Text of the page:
Honorary Board Members

Arthur Nelson*

Photo: Nelson

TERC Founder

The Nelson Companies and Chairman of TERC Board of Trustees and former Board Member (1965-2013)

Arthur Nelson worked as a research assistant in the Radiation Laboratory at MIT during the Second World War. He was, in fact, one of the first people to track an airplane with high-power microwave radar, a feat he accomplished standing atop a roof at MIT, beaming the radar off a plane flying overhead by moving the equipment by hand.

The MIT Radiation Laboratory left Arthur with three indelible impressions: first,that difficult objectives can be accomplished given an intensity of effort; second, that the success of large technological undertakings depends upon skilled technicians and other paraprofessionals; and third, that the educational culture of MIT, whose motto is men set manus—mind and hand—is much to be admired. These impressions were still etched in Arthur’s memory twenty years later when he and six other technical educators met in 1965 at MIT as part of a month-long national conference on improving technical education. The group shared a vision of a nonprofit research center to develop high quality instructional materials for training a new population of specialized technicians. Together they founded TERC.

H. Bruce Boal*

Boaleeco

In gratitude for his vision and leadership, we honor H. Bruce Boal, who served on the board from 1965 to 2012. As Treasurer of TERC and as a board member after the organization’s founding, he was vital to TERC’s growth into a nationally recognized institution in mathematics and science education research.

After graduation from Harvard College and the Harvard Business School, Bruce Boal was commissioned in the U.S. Navy as a Supply Corps officer. In the 1960s, he joined Arthur Nelson in growing an electronics company that capitalized on the sudden interest in scientific, foreign language, and technical education. Mr. Boal was the President of Boaleeco Inc., a family-owned company active in meeting the needs of educators in developing countries for curriculum materials and related laboratory equipment.

George E. Hein

Lesley University

George E. Hein, Professor Emeritus at Lesley University’s Graduate School of Arts and Social Sciences, has decades of experience as a curriculum developer, science educator, and director of national programs to facilitate systemic school change as well as extensive experience in museum education and visitor studies research. Early in his career, he was an academic research chemist.

In 1976 he founded the Program Evaluation Research Group (PERG) at Lesley University, which began by evaluating the educational work of 25 museums and arts organizations in the Boston area and has achieved national recognition for its studies of education reform efforts. At Lesley, Dr. Hein also developed and directed the university’s first Ph.D. program. Most recently, Dr. Hein was a Museum Guest Scholar at the Getty Research Institute (2011) and held a Fellowship in Museum Practice at the Smithsonian Center for Education and Museum Studies (2009-2010).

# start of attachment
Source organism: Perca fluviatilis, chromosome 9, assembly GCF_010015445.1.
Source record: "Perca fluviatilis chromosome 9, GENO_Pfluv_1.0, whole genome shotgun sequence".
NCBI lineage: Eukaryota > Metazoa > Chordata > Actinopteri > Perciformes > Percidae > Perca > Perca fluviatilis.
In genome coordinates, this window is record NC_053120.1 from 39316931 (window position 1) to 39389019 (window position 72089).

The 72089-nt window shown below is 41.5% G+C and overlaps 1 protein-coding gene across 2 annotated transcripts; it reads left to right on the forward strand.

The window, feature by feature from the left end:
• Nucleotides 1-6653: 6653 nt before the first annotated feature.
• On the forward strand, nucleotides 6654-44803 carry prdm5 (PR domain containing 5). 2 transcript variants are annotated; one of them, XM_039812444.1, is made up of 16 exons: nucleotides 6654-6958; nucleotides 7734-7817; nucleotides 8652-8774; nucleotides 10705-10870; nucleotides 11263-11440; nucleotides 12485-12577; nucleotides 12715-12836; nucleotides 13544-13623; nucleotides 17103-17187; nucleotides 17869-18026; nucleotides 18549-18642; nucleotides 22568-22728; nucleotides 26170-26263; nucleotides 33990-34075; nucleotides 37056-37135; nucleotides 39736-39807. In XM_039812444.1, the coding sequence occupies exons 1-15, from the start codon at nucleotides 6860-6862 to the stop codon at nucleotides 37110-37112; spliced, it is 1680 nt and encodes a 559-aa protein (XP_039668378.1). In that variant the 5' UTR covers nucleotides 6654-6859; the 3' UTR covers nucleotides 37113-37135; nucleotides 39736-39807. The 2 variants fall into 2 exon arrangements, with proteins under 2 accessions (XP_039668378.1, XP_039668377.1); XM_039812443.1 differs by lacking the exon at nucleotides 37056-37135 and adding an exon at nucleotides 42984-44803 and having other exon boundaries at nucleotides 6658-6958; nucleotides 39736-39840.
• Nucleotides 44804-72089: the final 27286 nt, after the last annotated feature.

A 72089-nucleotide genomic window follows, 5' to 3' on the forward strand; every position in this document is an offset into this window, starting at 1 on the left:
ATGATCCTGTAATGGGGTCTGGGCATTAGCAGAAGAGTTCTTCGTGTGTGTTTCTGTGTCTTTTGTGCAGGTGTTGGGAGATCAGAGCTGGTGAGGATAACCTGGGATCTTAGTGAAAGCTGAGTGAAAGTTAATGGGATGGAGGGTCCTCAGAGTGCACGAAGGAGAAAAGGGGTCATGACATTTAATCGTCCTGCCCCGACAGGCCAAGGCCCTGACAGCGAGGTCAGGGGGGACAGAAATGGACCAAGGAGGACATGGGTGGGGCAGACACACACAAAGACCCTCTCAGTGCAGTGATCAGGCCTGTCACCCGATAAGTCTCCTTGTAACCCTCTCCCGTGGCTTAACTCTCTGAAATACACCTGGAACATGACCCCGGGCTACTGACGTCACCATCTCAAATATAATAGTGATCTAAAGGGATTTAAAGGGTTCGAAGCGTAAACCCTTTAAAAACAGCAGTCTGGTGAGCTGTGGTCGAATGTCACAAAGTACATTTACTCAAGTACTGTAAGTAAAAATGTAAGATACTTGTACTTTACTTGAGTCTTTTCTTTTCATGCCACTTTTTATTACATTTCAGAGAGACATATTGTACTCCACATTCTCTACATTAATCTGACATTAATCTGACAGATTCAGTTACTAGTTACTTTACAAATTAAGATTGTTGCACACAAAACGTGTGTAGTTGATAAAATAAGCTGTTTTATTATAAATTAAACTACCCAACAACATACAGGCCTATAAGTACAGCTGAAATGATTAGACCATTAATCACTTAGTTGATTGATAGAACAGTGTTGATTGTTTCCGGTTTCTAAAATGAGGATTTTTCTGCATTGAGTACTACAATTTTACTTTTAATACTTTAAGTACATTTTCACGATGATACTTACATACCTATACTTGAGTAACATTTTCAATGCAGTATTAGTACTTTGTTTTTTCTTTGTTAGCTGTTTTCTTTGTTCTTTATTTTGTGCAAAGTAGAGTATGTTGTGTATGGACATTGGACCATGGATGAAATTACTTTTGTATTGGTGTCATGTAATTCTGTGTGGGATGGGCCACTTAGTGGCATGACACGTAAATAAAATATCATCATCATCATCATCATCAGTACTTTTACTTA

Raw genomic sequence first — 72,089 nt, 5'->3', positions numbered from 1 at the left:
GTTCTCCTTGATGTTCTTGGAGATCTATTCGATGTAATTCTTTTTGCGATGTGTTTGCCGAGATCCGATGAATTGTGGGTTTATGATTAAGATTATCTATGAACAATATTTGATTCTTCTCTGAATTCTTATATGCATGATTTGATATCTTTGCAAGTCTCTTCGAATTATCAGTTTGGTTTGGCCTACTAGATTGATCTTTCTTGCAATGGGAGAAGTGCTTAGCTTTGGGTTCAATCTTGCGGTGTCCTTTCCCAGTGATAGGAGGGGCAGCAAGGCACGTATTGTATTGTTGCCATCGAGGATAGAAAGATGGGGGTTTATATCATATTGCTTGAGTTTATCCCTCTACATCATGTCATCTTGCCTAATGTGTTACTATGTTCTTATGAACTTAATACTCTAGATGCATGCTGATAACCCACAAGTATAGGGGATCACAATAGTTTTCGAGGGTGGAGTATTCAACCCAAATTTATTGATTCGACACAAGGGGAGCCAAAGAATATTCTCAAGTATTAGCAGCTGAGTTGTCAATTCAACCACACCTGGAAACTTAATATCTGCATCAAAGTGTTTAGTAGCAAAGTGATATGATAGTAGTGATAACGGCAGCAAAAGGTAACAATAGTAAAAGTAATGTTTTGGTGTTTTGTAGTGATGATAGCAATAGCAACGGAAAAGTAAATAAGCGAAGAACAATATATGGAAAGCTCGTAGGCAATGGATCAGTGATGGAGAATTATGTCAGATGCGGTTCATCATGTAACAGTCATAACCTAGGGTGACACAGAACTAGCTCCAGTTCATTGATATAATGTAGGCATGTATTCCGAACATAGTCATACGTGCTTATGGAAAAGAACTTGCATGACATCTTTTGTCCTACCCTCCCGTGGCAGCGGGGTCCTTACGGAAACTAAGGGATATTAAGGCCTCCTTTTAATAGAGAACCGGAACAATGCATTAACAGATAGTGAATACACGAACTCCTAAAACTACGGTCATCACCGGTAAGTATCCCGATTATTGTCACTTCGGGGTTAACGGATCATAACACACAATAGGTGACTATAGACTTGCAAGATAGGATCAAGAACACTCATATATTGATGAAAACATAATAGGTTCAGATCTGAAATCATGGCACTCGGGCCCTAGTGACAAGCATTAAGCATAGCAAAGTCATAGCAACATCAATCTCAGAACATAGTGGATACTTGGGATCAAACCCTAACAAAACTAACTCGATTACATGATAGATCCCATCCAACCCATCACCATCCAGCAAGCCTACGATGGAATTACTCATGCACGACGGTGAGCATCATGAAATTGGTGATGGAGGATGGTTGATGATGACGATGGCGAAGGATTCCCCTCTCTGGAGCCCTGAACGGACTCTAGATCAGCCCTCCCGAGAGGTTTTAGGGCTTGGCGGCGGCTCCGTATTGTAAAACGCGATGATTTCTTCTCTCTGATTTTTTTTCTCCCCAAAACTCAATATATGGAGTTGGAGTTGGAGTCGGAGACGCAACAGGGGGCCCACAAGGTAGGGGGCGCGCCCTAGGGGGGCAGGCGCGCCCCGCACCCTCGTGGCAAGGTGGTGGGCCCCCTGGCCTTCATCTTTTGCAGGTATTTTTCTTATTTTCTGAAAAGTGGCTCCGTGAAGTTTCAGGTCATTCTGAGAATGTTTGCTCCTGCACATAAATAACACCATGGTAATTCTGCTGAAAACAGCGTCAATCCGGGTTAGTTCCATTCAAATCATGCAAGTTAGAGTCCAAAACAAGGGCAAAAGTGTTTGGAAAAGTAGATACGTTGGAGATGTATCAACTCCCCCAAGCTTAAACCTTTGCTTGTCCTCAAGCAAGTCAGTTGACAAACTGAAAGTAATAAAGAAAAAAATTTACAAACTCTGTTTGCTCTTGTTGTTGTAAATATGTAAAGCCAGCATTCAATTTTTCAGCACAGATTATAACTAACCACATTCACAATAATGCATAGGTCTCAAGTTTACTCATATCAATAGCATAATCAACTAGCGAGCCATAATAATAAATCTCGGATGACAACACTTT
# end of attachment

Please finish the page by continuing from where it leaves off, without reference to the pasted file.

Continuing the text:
From 2006-2007, George served as President of TERC. He has been a Visiting Faculty member in the Museum Studies Program at Fu-Jen University in New Taipei (2008); a Visiting Professor in the Faculty of Education at the University of Technology in Sydney (2000); an Osher Fellow at The Exploratorium in San Francisco (1999); a Howard Hughes Medical Institute Visiting Scholar at the California Institute of Technology (1998); a Visiting Faculty member in the Museum Studies Program at the University of Leicester (1996); a Fulbright Research Fellow at King’s College, London (1990); and a Research Associate at the Museum of Science, Boston.

He serves on the advisory boards for several science museum exhibition development teams. He is the author of Progressive Museum Practice: John Dewey and Democracy (Left Coast Press. 2012), which was selected by Choice Magazine as an Outstanding Academic Title for 2013. Other publications include Active Assessment for Active Science (Heinemann, 1994) with Sabra Price, and Learning in the Museum (Routledge, 1998) as well as numerous papers on science education, museum education, and visitor studies.

Former TERC Board Members

  • Chris Dede
  • Hubert M. Dyasi
  • Susan F. Friel
  • C. Bernard Fulp
  • Louis Gomez
  • Paul Goren
  • Carole M. Berotte Joseph
  • Jonathan A. King
  • Allen Z. Kluchman*
  • Larry Leverett
  • Robert Miller
  • Pendred E. Noyce
  • Walter Palmer*
  • Robert S. Peterkin
  • Richard R. Ruopp*
  • Barbara C. Sampson
  • Lawrence Scadden
  • Robert  F. Tinker*
  • Edward B. Van Dusen*
  • Emily Wade
  • Alice Wilder

*Deceased